Spring in the garden means a bustle of emergence and departure, a flurry of wardrobe changes, peeking and peaking, buzzing and alighting, bursting and retreating. Here at Southern Highlands Reserve, we’ve been recording the timing of these occurrences since 2008. Three times a week in the spring, staff and volunteers track the phenology phases, or life cycle stages, of 31 plant species including Fraser magnolia, witch hazel, blackberry bush, red maple, northern red oak and American chestnut.
Nature writers have been recording these events informally for centuries. For years in the mid-1800s, Henry David Thoreau took daily four-hour walks around Walden Pond and Concord, Massachusetts, and meticulously documented the leaf-out times of 43 plant species. A few years ago, researchers at Boston University were able to use these unpublished field notes to determine a significant shift in the timing of leaf emergence. In the 1850s, the mean date was May 8; 160 years later, it’s now April 20.
Phenology — the study of the timing of seasonal life cycle events — is one way to monitor the effects of climate circumstances like drought and rising temperatures. At SHR, we note phases such as flower bud swell, leaf bud swell, flower bud break, leaf bud break, leaves forming, leaves fully formed. In the fall, we’ll track the changing colors of leaves and when they drop. Over time, compilation of these dates creates patterns researchers can use to determine how plant behavior is changing.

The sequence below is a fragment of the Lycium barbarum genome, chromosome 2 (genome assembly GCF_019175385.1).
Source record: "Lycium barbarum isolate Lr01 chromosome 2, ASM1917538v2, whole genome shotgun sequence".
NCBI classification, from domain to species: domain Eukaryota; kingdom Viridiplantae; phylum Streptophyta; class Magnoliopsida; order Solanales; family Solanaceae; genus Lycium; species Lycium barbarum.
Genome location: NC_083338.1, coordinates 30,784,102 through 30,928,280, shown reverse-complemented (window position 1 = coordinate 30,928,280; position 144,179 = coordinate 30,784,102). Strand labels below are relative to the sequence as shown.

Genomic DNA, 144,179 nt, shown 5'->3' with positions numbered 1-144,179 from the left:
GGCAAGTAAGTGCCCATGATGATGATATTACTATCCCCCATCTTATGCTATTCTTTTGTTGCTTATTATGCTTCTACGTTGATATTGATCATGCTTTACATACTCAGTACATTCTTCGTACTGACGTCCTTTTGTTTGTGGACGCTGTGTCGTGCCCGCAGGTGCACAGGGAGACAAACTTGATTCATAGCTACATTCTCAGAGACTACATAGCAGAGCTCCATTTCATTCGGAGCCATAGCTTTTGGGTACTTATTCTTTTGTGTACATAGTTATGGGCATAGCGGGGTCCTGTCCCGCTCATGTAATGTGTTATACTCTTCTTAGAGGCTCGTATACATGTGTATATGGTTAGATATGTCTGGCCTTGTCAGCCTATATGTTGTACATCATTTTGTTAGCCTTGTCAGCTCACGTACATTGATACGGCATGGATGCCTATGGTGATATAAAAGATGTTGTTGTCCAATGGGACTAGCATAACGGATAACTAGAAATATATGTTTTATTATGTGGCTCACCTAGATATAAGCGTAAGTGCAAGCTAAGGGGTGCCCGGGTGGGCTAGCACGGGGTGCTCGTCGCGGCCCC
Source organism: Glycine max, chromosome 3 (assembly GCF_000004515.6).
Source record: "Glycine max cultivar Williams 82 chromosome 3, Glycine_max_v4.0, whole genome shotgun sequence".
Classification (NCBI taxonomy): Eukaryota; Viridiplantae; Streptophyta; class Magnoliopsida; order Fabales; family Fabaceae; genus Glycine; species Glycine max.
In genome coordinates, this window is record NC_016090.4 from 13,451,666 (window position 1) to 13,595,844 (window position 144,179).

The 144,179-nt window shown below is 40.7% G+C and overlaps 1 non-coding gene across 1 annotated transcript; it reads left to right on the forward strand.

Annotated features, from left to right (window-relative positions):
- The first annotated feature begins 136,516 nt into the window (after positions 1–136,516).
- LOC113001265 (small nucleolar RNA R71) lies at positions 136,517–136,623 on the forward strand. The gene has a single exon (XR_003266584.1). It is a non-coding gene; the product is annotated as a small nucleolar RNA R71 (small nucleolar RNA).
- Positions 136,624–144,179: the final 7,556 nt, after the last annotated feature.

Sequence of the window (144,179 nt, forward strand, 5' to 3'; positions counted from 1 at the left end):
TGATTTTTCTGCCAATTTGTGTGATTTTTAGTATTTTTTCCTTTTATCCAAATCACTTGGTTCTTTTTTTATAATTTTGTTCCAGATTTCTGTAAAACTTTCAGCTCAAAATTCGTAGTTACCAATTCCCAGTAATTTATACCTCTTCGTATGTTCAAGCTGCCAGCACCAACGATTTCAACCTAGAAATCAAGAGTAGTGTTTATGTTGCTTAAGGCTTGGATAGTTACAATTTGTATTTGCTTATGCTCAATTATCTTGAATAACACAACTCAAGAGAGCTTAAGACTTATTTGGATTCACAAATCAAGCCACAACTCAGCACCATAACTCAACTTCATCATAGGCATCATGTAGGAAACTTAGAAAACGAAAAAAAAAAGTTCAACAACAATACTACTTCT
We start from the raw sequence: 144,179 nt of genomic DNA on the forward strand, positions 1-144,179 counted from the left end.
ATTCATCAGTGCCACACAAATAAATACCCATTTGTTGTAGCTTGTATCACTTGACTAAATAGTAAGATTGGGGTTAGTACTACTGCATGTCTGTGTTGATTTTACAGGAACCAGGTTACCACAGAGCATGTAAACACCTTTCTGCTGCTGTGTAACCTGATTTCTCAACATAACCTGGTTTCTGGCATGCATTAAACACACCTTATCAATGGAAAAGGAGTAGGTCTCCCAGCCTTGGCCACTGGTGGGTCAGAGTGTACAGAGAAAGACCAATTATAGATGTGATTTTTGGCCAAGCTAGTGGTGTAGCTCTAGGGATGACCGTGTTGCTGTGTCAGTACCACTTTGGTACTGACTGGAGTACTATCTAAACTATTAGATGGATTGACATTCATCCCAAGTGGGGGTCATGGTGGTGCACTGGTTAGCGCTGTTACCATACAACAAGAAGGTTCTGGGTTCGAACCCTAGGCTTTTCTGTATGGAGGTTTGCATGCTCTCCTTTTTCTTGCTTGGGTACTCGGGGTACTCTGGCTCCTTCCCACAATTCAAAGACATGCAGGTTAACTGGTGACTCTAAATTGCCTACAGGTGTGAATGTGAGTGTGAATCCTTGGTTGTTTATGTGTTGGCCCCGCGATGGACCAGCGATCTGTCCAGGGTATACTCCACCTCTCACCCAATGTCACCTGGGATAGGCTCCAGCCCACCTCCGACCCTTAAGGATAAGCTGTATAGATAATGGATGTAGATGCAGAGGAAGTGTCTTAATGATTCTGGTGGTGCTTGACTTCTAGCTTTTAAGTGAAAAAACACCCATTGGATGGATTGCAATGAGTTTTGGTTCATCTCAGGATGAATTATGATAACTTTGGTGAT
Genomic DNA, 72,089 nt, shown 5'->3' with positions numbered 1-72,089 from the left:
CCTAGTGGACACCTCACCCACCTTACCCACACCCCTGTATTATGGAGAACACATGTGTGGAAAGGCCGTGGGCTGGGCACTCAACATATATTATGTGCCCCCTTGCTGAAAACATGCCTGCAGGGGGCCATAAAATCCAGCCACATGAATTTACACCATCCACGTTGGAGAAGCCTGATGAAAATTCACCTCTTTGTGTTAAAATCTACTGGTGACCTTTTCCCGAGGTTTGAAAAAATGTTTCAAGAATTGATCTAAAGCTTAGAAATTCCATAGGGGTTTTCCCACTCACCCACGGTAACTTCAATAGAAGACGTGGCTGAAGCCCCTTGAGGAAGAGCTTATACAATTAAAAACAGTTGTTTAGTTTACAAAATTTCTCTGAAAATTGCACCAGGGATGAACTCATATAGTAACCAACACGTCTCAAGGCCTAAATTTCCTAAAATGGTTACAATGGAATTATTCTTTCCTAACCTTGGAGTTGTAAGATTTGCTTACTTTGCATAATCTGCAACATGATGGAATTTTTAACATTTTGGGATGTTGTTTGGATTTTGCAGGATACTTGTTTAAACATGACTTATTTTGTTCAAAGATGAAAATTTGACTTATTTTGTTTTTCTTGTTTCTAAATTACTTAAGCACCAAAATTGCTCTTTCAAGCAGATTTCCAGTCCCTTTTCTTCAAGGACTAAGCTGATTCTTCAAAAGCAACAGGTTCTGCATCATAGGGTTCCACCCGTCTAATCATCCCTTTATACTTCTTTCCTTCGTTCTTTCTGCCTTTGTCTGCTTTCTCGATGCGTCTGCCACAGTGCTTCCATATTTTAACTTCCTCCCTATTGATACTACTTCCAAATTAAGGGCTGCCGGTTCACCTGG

The timing of these spring occurrences has a ripple effect on the success of pollination as well as on the life cycles of insects and birds. Even a short discrepancy in timing from year to year can mean the difference between thriving and a struggle for survival. Sometimes plants emerge too early and then pay the price of a late frost, which means less sustenance for birds and insects. Sometimes plants flower too soon, before bees and butterflies are active, and so miss out on pollination.
Elevation plays a role in timing as well, and as a high elevation garden, we’re able to provide data not readily available elsewhere. On Toxaway Mountain we are the “canary in the coal mine” for high elevation forests, providing evidence of long-term effects of climate change. These ecosystems have survived for eons as islands in the sky and are a result of the last Ice Age forcing species down the spine of the Appalachian Mountains. If changes in timing and survival are taking place here, they will soon occur elsewhere.
“It’s important to let researchers know what the climate is here, how many heating degree days we have,” says Director of Horticulture Eric Kimbrel. “It’s cumulative. As the days get warmer, plants and insects all react, and as it gets colder, the same thing happens. In the fall, actions are also dependent on the amount of daylight. When the days are getting shorter, the plants realize it and begin to go to sleep.”
At SHR, we train volunteers to be citizen scientists recording the progress of the seasons on the mountain. The accuracy and depth of our records is due to the dedication of our volunteers canvassing the garden each week to note these changes. It requires patience and a keen eye, and we are so thankful for our volunteers who help make all of this possible.
Anyone can get involved in tracking phenology phases thanks to the USA National Phenology Network, a partnership of volunteer observers, government agencies, nonprofits and educators. The organization runs a project called Nature’s Notebook, which enlists volunteers to track the weekly phenology phases of the plants and animals in their own backyards through an app.
To learn more, visit the USA-NPN website at www.usanpn.org.